With Rajinikanth it is really difficult to know whether he unwittingly lands himself in controversies or whether there is some well thought out intent behind his statements. Or, is it that expectations are so high about the actor that whatever he says is discussed threadbare to gauge his intentions; in the unending guessing game on Rajinikanth that is played out in Tamil Nadu.
Rajinikanth, in an effort to be pleasing to everyone, is on a perpetual balancing act. He says something, goes out and says something else, and then clarifies it, which in turn causes more confusion. It all gives the impression that he can’t stick his neck out.
What he really meant to say is for some political commentators who claim a special friendship with him to interpret him and they say there is nothing ‘saffron’ about him. He is just a good friend of Narendra Modi and Amit Shah and admires their commitment and energy. They also say he sees Rahul Gandhi in a positive light and that was the reason why during the Congress leader’s resignation, he said Rahul should stay and “prove he can do it”. What it really means is that he could go either way, and it will all be decided during the polls, and that all options are open and on the table.
Rajinikanth is now in the eye of a storm for his statement referring to Dravida Kazhagam leader Periyar. Periyar is considered a Dravidian icon beyond reproach in Tamil Nadu, and any criticism of him is enough for Dravidian parties to close ranks.
Periyar is not new to Rajinikanth. His 2002 film Baba, which is considered to be the nearest to any philosophical/ideological statement by Rajinikanth, also has a reference to Periyar. In it, Rajini plays an atheist who finds he is a reincarnation of a great saint from the Himalayas. The film has a lyric with a reference to Periyar becoming Rajaji. “It’s a miracle how Periyar turned into Rajaji”, meaning an atheist has turned into a believer.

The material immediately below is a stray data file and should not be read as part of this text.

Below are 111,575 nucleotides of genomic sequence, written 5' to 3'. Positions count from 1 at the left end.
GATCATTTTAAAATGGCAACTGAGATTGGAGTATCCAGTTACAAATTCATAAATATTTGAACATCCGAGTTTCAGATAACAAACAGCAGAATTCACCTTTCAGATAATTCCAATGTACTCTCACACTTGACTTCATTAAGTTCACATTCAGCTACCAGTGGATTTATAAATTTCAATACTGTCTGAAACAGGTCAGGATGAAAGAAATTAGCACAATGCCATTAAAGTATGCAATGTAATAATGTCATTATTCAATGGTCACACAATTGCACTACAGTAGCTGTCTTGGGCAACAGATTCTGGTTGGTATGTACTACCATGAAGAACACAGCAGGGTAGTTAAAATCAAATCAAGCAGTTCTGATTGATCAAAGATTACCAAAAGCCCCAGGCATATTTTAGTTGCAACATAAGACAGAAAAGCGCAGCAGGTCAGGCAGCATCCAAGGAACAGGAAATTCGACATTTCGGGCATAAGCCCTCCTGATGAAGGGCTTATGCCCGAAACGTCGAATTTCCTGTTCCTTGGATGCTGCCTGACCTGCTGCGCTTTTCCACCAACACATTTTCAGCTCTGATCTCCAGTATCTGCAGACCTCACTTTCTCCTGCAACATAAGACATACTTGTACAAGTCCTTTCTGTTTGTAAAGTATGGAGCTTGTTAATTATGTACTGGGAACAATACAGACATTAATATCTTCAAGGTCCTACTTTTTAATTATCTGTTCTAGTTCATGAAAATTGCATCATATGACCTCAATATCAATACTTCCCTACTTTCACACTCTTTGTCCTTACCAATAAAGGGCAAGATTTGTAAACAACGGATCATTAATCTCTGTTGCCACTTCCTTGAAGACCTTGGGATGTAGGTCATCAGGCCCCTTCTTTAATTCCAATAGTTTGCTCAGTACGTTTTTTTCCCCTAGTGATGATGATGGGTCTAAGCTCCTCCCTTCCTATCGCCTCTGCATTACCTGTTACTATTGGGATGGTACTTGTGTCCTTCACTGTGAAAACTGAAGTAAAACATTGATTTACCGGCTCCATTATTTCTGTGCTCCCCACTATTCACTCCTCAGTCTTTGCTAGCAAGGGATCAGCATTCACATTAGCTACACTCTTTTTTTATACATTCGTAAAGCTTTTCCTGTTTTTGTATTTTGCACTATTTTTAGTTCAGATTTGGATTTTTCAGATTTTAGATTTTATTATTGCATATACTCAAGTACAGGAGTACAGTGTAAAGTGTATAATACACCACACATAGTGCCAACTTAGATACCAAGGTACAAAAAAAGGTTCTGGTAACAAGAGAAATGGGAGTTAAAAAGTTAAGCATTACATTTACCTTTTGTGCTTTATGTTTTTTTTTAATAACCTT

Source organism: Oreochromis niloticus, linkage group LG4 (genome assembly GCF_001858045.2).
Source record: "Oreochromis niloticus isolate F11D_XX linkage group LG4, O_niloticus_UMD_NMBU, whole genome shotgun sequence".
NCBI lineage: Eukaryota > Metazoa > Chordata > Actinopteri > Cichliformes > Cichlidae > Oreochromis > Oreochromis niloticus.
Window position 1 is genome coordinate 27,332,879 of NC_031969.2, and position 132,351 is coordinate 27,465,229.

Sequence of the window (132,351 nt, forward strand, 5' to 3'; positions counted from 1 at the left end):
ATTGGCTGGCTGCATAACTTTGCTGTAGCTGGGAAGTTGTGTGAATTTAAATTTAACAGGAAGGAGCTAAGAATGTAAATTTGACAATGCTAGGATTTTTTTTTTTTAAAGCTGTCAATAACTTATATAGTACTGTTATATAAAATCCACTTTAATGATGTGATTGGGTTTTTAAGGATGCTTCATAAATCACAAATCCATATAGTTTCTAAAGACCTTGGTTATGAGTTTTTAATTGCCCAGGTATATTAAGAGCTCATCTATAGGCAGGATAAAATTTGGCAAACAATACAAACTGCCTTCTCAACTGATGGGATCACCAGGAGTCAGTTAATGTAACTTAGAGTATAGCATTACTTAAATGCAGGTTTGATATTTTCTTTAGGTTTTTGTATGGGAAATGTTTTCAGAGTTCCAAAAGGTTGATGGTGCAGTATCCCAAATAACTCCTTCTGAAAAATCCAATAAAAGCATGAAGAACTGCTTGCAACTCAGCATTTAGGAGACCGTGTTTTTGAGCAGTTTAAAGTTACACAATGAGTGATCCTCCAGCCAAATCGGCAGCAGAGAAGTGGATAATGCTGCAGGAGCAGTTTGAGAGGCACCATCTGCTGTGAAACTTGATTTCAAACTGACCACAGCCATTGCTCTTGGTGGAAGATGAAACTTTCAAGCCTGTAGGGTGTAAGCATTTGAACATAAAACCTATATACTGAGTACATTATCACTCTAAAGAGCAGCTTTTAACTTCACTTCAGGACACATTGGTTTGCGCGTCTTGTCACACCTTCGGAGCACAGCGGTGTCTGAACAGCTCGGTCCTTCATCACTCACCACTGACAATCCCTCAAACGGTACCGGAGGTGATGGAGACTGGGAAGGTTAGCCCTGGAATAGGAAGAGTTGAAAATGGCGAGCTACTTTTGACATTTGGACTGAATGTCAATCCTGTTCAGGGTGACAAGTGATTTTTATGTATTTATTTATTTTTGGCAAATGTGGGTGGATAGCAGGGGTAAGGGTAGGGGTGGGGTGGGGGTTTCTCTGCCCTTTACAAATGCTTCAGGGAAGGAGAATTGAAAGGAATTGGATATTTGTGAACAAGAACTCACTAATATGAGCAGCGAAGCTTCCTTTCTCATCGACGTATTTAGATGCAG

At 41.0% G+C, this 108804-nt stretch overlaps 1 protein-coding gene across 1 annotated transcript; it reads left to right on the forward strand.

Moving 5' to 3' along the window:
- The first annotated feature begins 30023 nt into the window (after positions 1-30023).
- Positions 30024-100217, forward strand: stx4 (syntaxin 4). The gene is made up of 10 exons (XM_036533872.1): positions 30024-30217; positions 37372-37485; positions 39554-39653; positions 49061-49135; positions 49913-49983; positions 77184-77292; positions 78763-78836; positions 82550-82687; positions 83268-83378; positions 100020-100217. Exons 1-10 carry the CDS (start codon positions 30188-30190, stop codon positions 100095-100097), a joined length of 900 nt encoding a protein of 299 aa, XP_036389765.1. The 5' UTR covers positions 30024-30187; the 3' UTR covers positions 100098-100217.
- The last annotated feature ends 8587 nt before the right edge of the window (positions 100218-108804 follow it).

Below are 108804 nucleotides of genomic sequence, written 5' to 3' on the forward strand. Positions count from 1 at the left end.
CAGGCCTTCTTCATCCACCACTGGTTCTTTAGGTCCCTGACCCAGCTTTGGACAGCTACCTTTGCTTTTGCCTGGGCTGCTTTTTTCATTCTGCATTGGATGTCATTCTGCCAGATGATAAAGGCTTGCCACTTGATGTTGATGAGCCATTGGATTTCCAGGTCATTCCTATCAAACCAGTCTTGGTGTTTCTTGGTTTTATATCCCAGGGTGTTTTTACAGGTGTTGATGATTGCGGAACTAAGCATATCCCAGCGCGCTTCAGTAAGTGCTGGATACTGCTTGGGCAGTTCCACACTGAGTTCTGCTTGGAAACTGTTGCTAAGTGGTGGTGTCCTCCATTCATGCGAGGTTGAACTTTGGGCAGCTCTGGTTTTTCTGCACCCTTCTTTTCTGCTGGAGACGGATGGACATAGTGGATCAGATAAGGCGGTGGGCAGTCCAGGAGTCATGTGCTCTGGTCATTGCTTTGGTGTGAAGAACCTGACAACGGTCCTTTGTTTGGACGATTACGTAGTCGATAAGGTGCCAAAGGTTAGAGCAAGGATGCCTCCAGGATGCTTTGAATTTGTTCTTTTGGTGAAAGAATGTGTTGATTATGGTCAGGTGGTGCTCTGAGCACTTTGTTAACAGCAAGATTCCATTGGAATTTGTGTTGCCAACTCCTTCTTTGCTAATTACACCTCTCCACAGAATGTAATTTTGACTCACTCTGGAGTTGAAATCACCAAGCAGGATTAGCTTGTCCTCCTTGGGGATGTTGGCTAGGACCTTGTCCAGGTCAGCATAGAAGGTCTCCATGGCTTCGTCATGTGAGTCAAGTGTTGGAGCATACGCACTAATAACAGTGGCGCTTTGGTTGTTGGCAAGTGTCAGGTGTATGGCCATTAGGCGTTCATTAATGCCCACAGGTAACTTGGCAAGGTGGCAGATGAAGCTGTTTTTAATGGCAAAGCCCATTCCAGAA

Dravida Kazhagam took objection to the song even before the film was released and Rajinikanth was quick to regret and said the words would be blanked out in the movie. But that was almost 18 years ago, and Rajini has grown in stature and political ambition.
Now, Rajinikanth has touched a raw nerve in Tamil Nadu politics with his reference to Periyar’s denigration of Hindu gods. His fans are overjoyed that their star is finally taking a stand and is sticking his neck out, rather than buckling under pressure. Rajini is now being seen by his fans as strong, and not the weakling that they feared he would turn out to be.
The DMK combine which should have naturally come to the rescue of Periyar and criticise Rajinikanth, are fairly muted in their response. They are hoping that the controversy would go away, as they are not in a mood to go out and support Periyar or recall his strident atheism, which they think could now irritate their voters. While the DMK has some atheistic undercurrents, these are undercurrents at best and party leaders and their families are active in religious events and festivals. Nowadays, they go out of their way to prevent them from being branded as anti-Hindu.
Despite Periyar’s narrative of atheism and anti-Brahminism being the bedrock of parties like DMK, the parties would prefer to avoid references to Periyar’s explicit atheist antics. They would prefer to focus on the social justice aspect of Periyar and how his anti-Brahmin movement led to an empowerment of the backward castes and Dalits in the state.
The AIADMK is surprisingly more strident in its criticism of Rajinikanth. Some important ministers have come out against Rajinikanth, with the ‘he does not know what he is talking about’ kind of criticism, while some junior ministers begged to differ. They fear Rajinikanth is angling for the soft Hindutva plank of Jayalalitha. They would not want to let it go. State Congress leaders have cautioned him on unwittingly being sucked into a sectarian agenda.
Effigies of Rajinikanth were burnt in Tamil Nadu and protesters laid siege to his house. The protests were led by the splinter groups of the Dravidar Kazhagam, which do not contest the polls. This time around they are politically with the DMK combine and would drag the issue as far as it would help push Rajinikanth into a corner, to paint him as someone who is opposed to the aspirations of the backward castes of Tamil Nadu. But beyond that, they too might be unwilling to brazen it out on Periyar’s strident atheism.
The intricate dance between the BJP and Rajinikanth, which has been going on for years has also reached a tipping point. He has been making contradictory noises for long, seemingly friendly with the BJP and yet telling his audiences that he does not want a ‘saffron tinge’ on him. With the ‘Periyar denigrating Hindu gods’ reference, Rajinikanth’s die is cast. There is no way to get off the tiger.
If he had recanted or apologised or had avoided the media glare, Rajinikanth could as well have said goodbye to politics.
As of now, it looks like Rajini has won the first round, with his refusal to apologise.
However, it is just a minor skirmish, the battle is yet to begin. And in the next round, his rivals will decide on what issue they want to fight on.